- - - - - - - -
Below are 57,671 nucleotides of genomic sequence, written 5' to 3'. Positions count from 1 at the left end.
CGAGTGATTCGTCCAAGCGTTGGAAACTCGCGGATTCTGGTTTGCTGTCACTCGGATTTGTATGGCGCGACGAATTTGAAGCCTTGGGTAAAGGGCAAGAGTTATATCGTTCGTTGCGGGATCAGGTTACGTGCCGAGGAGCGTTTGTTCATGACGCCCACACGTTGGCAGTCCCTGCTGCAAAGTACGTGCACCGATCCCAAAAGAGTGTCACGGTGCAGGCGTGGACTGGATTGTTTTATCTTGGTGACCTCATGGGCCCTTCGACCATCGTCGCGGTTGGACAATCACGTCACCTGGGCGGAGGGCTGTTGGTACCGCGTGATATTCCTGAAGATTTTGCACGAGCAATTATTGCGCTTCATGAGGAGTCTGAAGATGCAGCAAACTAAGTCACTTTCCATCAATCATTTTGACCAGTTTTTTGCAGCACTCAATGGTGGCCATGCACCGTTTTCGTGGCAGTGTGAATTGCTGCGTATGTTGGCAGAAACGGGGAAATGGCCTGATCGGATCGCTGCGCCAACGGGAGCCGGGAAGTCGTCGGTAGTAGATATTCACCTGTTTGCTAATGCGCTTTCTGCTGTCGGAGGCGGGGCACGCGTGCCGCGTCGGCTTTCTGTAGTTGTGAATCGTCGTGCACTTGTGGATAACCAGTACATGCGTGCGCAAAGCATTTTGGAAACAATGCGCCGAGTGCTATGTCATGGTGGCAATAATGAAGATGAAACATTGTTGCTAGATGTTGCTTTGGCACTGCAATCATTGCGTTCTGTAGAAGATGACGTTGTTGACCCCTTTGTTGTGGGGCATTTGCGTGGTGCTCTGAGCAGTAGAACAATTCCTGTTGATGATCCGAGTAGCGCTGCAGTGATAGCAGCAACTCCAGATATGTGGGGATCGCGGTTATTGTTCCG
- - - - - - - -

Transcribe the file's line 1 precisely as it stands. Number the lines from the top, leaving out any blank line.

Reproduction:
Below are 57,671 nucleotides of genomic sequence, written 5' to 3'. Positions count from 1 at the left end.